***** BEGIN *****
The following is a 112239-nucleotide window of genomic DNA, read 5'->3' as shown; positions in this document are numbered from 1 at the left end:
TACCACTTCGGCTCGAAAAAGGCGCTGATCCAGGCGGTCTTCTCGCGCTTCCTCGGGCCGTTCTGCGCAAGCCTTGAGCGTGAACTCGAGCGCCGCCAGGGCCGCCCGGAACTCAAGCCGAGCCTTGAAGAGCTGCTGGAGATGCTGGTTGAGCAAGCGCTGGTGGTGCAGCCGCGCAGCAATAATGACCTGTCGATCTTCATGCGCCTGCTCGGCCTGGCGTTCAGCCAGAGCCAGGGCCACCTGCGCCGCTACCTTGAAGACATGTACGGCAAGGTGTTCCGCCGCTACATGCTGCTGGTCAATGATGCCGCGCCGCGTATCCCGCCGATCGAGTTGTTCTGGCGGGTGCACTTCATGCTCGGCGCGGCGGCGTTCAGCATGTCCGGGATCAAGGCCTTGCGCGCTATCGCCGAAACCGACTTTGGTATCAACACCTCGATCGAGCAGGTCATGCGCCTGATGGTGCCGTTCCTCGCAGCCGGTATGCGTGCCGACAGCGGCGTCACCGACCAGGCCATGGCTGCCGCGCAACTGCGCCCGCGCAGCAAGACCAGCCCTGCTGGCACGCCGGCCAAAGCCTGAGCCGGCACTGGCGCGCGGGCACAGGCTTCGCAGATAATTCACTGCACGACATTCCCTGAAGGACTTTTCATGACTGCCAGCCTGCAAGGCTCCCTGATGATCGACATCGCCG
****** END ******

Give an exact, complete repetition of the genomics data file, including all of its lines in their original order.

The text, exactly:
The following is a 112239-nucleotide window of genomic DNA, read 5'->3' as shown; positions in this document are numbered from 1 at the left end:
TACCACTTCGGCTCGAAAAAGGCGCTGATCCAGGCGGTCTTCTCGCGCTTCCTCGGGCCGTTCTGCGCAAGCCTTGAGCGTGAACTCGAGCGCCGCCAGGGCCGCCCGGAACTCAAGCCGAGCCTTGAAGAGCTGCTGGAGATGCTGGTTGAGCAAGCGCTGGTGGTGCAGCCGCGCAGCAATAATGACCTGTCGATCTTCATGCGCCTGCTCGGCCTGGCGTTCAGCCAGAGCCAGGGCCACCTGCGCCGCTACCTTGAAGACATGTACGGCAAGGTGTTCCGCCGCTACATGCTGCTGGTCAATGATGCCGCGCCGCGTATCCCGCCGATCGAGTTGTTCTGGCGGGTGCACTTCATGCTCGGCGCGGCGGCGTTCAGCATGTCCGGGATCAAGGCCTTGCGCGCTATCGCCGAAACCGACTTTGGTATCAACACCTCGATCGAGCAGGTCATGCGCCTGATGGTGCCGTTCCTCGCAGCCGGTATGCGTGCCGACAGCGGCGTCACCGACCAGGCCATGGCTGCCGCGCAACTGCGCCCGCGCAGCAAGACCAGCCCTGCTGGCACGCCGGCCAAAGCCTGAGCCGGCACTGGCGCGCGGGCACAGGCTTCGCAGATAATTCACTGCACGACATTCCCTGAAGGACTTTTCATGACTGCCAGCCTGCAAGGCTCCCTGATGATCGACATCGCCG